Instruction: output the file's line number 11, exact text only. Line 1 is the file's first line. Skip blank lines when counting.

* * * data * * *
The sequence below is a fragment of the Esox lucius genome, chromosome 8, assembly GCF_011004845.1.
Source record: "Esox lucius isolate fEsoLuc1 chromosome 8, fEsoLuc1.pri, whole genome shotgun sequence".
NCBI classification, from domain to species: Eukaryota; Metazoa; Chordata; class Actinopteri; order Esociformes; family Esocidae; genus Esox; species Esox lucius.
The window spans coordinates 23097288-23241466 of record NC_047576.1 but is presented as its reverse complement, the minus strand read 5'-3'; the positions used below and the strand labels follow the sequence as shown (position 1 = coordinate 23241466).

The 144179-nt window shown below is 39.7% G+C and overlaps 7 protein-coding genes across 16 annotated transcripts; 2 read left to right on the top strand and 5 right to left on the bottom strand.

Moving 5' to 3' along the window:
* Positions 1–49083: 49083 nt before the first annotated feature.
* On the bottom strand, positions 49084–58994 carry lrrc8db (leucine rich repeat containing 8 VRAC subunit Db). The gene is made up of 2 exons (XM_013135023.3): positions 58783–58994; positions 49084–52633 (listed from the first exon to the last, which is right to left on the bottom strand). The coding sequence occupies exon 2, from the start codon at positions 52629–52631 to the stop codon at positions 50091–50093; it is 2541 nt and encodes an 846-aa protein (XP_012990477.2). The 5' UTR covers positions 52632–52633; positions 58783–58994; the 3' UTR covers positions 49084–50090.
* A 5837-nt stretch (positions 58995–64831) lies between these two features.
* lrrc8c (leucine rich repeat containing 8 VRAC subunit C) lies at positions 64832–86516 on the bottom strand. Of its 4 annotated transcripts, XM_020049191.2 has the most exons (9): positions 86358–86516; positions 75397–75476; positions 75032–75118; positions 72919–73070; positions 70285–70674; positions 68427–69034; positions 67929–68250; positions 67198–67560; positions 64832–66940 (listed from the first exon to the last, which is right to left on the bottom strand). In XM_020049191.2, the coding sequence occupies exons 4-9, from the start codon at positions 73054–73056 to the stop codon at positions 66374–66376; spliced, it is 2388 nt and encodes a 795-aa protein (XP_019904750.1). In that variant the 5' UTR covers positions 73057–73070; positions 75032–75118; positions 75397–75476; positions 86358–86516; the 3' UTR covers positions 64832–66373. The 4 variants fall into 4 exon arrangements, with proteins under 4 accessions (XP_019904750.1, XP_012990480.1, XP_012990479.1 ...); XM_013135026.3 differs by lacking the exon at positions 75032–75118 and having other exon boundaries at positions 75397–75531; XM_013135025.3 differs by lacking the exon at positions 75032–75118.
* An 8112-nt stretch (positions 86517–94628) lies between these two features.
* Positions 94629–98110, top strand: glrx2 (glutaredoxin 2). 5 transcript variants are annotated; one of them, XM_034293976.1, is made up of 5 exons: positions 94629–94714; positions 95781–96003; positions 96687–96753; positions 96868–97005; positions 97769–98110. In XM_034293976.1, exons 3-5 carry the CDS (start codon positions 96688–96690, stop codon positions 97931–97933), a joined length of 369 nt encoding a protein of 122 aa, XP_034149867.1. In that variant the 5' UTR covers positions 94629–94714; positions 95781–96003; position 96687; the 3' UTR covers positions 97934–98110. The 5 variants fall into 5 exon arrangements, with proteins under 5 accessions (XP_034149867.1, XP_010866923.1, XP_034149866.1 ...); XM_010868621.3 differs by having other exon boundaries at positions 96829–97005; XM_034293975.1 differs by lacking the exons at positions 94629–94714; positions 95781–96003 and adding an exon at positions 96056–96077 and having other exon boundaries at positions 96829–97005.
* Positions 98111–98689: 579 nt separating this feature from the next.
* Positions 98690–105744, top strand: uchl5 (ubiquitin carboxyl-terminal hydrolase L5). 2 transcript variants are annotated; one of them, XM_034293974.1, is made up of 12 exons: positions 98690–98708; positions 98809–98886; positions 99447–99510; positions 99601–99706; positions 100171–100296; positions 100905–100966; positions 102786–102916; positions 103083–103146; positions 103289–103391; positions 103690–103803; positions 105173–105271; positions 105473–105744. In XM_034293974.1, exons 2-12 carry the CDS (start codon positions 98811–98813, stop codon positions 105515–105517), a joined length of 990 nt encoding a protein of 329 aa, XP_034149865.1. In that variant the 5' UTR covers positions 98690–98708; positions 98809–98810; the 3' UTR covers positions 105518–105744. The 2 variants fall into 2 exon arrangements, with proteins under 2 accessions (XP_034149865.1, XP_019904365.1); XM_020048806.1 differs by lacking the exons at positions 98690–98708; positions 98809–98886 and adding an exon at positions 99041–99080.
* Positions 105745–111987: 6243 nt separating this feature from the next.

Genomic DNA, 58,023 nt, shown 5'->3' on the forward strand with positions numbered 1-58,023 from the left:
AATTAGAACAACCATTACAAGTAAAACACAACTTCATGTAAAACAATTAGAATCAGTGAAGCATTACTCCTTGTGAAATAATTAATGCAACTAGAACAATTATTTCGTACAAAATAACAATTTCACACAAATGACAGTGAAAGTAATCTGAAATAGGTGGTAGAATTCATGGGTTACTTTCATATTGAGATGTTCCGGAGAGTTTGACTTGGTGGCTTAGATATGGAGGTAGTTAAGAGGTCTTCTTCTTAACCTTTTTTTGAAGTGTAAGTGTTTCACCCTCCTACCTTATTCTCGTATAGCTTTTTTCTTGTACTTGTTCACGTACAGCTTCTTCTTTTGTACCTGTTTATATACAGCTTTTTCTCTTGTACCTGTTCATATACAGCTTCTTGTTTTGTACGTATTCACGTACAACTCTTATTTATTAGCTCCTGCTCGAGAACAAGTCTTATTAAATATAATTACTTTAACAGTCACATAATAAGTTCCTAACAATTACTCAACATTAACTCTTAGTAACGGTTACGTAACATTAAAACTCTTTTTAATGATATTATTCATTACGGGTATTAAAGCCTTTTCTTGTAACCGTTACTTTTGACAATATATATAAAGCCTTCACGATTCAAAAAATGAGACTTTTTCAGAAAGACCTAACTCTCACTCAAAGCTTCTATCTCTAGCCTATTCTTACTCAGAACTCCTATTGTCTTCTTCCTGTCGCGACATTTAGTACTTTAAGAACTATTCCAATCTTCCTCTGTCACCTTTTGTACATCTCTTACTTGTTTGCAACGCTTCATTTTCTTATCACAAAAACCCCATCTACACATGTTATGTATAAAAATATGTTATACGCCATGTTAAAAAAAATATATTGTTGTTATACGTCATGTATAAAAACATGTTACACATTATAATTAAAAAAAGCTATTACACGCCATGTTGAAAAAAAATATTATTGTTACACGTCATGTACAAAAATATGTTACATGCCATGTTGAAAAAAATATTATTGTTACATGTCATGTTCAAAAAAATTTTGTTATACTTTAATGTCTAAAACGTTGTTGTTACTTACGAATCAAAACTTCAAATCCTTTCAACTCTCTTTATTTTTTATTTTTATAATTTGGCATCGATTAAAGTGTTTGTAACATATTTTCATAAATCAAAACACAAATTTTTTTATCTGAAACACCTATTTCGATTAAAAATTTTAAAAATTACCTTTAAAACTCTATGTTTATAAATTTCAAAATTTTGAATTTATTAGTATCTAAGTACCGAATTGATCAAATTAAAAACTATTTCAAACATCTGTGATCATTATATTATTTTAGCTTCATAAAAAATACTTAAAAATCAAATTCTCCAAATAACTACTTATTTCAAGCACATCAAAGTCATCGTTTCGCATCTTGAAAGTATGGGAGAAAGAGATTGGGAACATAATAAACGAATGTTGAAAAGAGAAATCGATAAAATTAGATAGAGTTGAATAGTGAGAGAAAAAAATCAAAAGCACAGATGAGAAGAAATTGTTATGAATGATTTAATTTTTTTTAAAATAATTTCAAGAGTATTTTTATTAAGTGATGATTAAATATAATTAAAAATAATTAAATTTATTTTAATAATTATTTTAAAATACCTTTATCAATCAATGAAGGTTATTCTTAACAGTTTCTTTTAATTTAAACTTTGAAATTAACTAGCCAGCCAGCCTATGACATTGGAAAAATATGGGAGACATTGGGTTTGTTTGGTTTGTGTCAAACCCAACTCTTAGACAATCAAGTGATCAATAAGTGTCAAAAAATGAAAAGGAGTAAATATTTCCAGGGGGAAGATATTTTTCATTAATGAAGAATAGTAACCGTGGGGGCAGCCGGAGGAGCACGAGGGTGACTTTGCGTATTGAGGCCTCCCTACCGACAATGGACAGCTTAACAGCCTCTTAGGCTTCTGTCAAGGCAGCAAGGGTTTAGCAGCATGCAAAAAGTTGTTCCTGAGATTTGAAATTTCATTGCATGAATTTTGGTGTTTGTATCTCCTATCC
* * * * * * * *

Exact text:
* An 8112-nt stretch (positions 86517–94628) lies between these two features.